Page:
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Multiple Strategies to Success

Found in: building trust & community

I had a fully included student in kindergarten for 2 years (she was a young 5 the first year). She was wheelchair bound and non-verbal as a result of cerebral palsy. She was one of the class and the other students included her in all activities. I learned that I had to ask questions and more questions, try different things, and even be ready to try something new or bizarre because the standard suggestions usually didn't work.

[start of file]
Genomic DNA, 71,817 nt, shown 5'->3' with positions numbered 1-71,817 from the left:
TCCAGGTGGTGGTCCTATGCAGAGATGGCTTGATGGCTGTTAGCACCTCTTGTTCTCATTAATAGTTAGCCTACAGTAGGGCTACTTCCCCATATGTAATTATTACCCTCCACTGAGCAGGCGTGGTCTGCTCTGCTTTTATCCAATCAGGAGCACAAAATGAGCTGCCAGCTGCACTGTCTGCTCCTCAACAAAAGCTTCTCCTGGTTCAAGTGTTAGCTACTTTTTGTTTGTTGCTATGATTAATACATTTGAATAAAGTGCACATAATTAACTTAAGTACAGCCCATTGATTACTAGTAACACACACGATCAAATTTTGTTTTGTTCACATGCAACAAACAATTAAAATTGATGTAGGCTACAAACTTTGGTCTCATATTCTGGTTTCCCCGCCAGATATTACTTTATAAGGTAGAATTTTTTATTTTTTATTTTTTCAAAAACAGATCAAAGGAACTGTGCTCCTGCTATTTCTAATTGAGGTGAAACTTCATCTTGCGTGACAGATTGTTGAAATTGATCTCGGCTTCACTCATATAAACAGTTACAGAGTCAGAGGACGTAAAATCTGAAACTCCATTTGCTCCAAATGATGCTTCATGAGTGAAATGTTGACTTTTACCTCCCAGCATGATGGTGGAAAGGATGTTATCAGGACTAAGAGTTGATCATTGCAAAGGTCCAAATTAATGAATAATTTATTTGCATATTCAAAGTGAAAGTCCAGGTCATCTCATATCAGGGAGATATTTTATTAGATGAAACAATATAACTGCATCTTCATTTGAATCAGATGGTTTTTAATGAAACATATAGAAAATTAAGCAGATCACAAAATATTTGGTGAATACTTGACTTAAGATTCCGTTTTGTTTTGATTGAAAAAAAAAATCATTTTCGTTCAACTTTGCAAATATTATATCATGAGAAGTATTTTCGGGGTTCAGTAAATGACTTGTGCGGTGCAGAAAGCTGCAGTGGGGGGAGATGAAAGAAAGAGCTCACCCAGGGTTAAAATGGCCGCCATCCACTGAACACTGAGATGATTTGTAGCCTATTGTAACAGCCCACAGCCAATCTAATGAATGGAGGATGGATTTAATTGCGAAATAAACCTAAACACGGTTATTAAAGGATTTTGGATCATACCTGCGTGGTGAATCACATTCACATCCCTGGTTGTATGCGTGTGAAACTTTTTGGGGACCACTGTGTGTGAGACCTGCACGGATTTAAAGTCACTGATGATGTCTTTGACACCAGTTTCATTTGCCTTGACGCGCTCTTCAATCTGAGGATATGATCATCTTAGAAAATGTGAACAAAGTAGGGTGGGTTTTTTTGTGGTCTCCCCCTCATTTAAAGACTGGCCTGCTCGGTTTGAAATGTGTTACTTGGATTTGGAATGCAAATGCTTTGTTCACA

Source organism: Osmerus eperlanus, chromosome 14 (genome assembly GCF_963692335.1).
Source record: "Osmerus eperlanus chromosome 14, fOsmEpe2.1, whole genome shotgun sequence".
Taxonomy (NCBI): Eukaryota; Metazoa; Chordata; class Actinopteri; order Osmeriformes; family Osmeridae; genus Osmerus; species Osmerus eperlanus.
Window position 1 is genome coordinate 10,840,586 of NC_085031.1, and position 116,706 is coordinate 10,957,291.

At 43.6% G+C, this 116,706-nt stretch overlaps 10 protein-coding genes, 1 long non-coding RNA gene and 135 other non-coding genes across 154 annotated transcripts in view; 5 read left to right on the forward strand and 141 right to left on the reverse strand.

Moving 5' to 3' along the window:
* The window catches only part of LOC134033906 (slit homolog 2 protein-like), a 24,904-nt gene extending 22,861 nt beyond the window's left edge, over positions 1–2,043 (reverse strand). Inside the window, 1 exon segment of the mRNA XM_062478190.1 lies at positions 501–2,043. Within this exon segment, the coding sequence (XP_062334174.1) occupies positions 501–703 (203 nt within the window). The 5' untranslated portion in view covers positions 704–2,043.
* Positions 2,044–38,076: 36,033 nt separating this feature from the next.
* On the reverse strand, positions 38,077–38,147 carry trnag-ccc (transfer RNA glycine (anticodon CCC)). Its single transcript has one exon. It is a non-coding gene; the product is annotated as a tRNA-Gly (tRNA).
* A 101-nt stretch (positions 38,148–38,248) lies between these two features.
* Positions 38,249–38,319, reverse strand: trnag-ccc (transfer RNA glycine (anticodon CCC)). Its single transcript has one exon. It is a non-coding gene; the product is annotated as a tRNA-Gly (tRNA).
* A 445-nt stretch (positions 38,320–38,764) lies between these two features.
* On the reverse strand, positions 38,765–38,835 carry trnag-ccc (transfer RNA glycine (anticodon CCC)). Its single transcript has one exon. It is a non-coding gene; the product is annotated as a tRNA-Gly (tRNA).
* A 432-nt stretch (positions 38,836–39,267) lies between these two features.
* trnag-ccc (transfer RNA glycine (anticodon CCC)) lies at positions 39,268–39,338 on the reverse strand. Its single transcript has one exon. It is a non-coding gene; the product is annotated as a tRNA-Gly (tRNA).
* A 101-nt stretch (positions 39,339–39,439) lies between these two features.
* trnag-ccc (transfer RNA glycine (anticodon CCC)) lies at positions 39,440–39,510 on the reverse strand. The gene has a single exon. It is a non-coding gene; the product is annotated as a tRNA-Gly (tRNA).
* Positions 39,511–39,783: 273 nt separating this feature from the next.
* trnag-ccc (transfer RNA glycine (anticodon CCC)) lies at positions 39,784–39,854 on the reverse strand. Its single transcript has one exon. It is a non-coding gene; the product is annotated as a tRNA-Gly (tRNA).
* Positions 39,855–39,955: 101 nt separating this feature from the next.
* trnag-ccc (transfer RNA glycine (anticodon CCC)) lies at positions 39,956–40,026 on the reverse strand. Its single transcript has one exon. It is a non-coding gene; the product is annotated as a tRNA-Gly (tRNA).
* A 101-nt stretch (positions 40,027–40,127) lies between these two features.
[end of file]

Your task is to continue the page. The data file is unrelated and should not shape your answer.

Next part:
My strategies included: enlarging small books for easier visibility, using a name stamp for papers, giving her more time to utter sounds for responses, using larger pencils, crayons or paint brushes, pairing her with another student to read or throw dice or do the activities her body is not able to do.

The benefit to having a full inclusion student was evident. She interacted and got all the richness of a regular classroom and the students were able to see 'disabilities' not as scary, but as a challenge to overcome.


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